more than 100 members of the General Conference Executive
Committee gathered at the Adventist World Headquarters for their
annual Spring Meeting, April 19-20, the agenda was anything but
At the Spring Meeting the Executive Committee typically receives
the church's audited financial statements for the previous
calender year. But this year's agenda also included two issues
that sparked high interest among church leaders-- ministerial
credentials for female pastors and health-care salaries.
North American Division president Alfred C. McClure took the
opportunity to assure the Executive Committee -the church's
highest governing body between General Conference Sessions--that
the division would not break ranks with the world church's
decision not to ordain women pastors.
McClure's remarks came in the wake of a March 16 vote by the
Southeastern California Conference Executive Committee to issue
the same ministerial credentials to both male and female pastors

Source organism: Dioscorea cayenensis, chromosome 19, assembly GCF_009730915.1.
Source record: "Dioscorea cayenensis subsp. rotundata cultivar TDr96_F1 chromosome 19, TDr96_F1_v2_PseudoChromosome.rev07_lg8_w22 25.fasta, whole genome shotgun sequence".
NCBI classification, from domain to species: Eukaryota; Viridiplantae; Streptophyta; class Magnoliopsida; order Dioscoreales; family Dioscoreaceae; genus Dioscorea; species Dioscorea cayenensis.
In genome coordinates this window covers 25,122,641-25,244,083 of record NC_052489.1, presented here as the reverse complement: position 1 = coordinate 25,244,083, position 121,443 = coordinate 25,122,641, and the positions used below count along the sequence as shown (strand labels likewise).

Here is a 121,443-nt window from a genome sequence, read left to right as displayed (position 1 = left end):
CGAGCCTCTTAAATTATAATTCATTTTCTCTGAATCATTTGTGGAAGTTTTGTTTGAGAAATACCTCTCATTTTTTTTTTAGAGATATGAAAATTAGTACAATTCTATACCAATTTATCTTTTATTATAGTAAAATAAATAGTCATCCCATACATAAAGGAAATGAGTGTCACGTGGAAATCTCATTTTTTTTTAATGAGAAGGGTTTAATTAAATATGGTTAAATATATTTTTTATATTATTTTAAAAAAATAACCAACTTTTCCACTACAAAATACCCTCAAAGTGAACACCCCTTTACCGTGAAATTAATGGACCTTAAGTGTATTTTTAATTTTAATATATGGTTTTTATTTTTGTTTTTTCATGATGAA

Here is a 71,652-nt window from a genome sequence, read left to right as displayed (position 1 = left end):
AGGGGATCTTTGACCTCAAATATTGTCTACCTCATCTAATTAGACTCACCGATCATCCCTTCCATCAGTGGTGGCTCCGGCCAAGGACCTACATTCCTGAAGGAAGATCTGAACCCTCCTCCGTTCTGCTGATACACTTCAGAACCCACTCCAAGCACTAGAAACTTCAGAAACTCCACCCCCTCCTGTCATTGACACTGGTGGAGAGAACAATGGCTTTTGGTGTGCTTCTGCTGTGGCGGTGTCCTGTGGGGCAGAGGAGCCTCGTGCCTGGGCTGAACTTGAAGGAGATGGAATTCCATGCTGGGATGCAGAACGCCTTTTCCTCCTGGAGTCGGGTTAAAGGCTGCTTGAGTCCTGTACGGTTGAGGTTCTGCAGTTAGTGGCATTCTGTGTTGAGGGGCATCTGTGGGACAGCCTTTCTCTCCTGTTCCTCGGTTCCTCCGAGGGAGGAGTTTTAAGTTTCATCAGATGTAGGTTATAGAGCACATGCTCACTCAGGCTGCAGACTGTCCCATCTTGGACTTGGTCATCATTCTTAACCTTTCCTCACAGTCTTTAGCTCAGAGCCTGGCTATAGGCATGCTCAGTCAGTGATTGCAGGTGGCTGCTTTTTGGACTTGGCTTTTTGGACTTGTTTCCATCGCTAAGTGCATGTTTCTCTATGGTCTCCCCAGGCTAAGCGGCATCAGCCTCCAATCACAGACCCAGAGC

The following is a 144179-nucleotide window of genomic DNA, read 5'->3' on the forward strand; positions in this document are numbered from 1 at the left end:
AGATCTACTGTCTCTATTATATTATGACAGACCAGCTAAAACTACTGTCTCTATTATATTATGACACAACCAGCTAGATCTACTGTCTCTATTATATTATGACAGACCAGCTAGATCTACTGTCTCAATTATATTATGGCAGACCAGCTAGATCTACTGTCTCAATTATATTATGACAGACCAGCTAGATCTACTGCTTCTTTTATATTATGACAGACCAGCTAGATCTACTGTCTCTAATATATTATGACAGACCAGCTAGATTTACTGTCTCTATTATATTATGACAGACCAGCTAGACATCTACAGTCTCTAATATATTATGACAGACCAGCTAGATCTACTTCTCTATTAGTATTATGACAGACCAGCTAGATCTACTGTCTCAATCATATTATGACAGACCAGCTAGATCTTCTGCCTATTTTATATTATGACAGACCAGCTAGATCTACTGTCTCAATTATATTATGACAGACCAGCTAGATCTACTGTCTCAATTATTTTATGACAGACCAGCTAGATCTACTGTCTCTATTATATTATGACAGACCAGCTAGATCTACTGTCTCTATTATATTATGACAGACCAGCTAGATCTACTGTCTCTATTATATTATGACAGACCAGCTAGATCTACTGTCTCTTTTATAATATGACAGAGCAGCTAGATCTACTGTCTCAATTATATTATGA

(see the Review's May NAD issue). Some leaders believe the new
credential, called an ordained-commissioned ministerial
credential, clouded the distinction between commissioned
(female) ministers and their ordained (male) colleagues.
McClure acknowledged that he was uncomfortable with SECC's
action because it blurred the perceived difference between the
process of ordaining and commissioning candidates and thus
Pacific Union president Thomas Mostert told church leaders that
the SECC actually voted a 27-page document, most of which
outlines a process for ordination and commissioning. "Many
people in the conference felt that it was time for the
conference to do something for commissioned ministers as
provided for in policy.
"They did take it one step further, in that, because there is
only one functional difference between an ordained and
commissioned minister -commissioned ministers can not ordain
elders and deacons -that maybe they could have one credential
serve both functions," Mostert asserted. "We cautioned them on
that point but they chose to go ahead."
He also said that the issue may be confused because some
churches in the union have performed so-called "ordination"
services for women which are not recognized or supported by the
union or conferences.